Soccer on show in the Bayon Challenge
WITH the largest showing of local and regional talent since its inception, organizers
of the Bayon Challenge 1996 are hoping for the strongest turnout yet at the Old Stadium
this weekend for their football tournament and charity drive.
In its third year, the two-day compitition has swelled to twelve clubs: two Khmer
teams, two local expat teams and eight teams from the surrounding region. It is a
strong field, compared to the four local teams that showed up for the inaugural event.
“What happened is that a lot of people wanted to come, but they were afraid
of the situation in Cambodia,” said Diamil Faye, coordinator for the tournament
and a forward for the local French team Les Nez Pointus (The Pointy Noses).
“This year is OK. The teams know there were no problems last year.”
The event is free to the public. Organizers have set up raffles and carnival games
to raise money benefitting a judo-training program for blind children from the Krousar
“They are going to do their best to get some interesting prizes so people will
play,” Faye said of the tournament sponsors, Royal Air Cambodge, Marlboro, Coca-Cola
and Tiger Beer.
On Saturday, the teams will divide into three groups and play three games each, with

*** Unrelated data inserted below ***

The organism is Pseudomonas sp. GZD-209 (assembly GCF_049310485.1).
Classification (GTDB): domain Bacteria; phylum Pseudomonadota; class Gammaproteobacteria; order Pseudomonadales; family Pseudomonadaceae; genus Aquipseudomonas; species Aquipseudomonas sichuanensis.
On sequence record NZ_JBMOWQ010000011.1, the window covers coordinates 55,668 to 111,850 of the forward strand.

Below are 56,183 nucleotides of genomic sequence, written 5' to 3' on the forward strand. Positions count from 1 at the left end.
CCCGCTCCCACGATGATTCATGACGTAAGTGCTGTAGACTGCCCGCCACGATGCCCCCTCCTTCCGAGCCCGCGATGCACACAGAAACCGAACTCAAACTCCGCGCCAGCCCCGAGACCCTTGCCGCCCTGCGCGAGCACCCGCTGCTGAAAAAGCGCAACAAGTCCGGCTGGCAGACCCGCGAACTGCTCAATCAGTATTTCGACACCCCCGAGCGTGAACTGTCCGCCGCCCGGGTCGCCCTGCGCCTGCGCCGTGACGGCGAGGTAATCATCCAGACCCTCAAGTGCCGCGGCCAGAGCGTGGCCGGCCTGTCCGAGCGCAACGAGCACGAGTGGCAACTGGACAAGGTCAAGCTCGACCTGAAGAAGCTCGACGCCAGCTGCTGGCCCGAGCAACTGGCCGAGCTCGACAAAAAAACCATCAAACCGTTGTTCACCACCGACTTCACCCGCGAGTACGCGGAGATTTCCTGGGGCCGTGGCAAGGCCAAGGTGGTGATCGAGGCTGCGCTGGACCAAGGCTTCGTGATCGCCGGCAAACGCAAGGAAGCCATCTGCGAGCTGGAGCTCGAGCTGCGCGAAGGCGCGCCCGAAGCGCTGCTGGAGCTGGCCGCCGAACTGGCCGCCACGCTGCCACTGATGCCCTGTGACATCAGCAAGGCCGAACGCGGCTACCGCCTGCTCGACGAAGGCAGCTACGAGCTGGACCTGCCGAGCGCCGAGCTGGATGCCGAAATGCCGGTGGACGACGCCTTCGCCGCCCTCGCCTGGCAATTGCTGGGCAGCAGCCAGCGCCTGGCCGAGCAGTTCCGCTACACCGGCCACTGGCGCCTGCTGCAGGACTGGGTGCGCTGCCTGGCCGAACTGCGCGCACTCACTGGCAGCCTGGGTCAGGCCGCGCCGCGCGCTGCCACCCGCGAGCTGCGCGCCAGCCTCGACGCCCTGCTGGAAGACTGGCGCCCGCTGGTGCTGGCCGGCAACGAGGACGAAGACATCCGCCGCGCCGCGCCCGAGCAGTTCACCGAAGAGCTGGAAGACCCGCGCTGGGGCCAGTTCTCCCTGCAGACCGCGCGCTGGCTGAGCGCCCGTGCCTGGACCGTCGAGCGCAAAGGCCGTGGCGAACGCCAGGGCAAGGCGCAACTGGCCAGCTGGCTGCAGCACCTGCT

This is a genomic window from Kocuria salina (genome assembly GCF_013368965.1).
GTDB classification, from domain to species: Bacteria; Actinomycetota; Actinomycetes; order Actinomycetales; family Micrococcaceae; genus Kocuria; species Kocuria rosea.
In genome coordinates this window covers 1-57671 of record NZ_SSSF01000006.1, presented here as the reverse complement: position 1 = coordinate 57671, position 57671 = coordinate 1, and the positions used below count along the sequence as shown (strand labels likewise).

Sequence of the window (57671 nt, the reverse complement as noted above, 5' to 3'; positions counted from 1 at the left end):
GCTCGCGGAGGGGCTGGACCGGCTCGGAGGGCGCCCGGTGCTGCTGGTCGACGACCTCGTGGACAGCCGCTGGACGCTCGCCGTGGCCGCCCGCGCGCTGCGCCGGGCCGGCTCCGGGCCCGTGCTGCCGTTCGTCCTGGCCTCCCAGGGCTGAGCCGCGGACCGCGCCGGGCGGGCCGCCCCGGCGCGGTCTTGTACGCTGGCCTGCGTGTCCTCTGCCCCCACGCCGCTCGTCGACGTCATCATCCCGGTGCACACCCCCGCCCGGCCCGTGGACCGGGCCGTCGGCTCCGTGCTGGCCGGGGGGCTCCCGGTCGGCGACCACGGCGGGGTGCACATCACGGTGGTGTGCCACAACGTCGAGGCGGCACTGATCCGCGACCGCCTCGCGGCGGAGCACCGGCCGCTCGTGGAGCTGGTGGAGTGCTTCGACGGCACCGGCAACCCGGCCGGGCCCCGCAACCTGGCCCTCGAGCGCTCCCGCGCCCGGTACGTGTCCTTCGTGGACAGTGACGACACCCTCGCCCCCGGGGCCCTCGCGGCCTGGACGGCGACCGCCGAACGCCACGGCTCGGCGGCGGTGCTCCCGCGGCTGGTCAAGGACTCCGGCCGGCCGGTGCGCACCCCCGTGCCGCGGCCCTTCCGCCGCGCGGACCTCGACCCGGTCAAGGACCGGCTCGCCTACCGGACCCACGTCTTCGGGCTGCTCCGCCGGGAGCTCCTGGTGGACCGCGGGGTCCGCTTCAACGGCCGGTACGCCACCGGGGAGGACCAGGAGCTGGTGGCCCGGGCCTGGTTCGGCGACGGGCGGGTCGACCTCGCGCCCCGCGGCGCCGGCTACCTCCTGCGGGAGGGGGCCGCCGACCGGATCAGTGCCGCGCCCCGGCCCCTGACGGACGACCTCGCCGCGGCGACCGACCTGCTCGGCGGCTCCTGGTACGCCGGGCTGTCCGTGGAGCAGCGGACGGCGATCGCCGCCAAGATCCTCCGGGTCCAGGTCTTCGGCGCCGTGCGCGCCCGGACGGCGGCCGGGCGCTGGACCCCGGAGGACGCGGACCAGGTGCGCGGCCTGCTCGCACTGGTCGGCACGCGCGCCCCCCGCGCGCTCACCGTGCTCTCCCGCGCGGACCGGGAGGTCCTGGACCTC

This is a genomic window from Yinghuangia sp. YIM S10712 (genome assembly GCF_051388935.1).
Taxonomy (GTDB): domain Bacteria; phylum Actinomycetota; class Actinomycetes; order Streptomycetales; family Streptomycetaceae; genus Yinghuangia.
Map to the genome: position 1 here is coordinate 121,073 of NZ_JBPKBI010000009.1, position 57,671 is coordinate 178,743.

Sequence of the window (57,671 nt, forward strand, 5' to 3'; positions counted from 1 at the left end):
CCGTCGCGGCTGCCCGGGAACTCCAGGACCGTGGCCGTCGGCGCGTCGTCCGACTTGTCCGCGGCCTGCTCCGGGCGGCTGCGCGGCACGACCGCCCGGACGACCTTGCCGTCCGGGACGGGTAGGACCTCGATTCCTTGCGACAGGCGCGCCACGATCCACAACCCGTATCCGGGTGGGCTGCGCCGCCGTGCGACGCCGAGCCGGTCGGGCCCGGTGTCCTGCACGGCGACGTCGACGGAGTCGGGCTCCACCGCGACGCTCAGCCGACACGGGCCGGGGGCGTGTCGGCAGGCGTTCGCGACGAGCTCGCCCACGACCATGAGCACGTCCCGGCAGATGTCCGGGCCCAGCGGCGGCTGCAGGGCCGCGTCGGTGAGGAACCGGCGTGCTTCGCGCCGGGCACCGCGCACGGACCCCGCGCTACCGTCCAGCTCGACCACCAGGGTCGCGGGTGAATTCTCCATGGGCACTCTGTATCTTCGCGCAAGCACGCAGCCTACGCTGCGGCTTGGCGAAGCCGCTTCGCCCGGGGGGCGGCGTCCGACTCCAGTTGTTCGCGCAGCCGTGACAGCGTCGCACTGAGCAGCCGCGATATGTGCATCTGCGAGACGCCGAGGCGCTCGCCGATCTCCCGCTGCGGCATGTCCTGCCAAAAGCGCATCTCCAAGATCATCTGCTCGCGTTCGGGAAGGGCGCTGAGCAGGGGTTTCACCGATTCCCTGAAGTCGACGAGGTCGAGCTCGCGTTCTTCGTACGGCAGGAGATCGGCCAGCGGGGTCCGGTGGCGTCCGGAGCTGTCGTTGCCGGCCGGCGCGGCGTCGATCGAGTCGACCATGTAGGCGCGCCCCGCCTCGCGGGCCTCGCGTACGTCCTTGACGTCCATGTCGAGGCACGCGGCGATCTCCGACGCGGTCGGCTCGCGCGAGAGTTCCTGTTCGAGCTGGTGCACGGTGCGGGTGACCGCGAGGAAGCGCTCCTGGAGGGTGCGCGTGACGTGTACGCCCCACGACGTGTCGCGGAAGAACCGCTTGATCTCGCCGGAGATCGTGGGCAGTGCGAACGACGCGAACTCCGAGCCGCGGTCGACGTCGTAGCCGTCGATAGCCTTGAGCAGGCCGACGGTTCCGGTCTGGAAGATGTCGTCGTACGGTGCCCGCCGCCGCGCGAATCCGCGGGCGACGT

the top two teams from each group and the next two best teams advancing to Sunday’s
single-elimination play-off round.
The tournament favorites appear to be the Swiss Club from Singapore, the Kampot team
and Les Nez Pointus.
“They’re the teams to look out for. The Saigon Saints maybe have a chance,”
said Anthony Alderson, coach of the Bayon Wanderers.
Another dark horse is Athletico de Wanchai, a team from Hong Kong that is new to
the tournament. The truly international competitors this year should provide exciting
and varied play.
“Generally the Khmer teams have more energy, but sometimes they can be over-keen,”
Alderson said. “I don’t think they’ve had quite as much schooling in the etiquette
of the game.”
Faye said the presence of talented clubs with Western players will be good experience
for the Khmer teams.
“The Swiss players are tall and play a strong, aggressive game,” he said.
“The Cambodian players have very good technique, but they have problems playing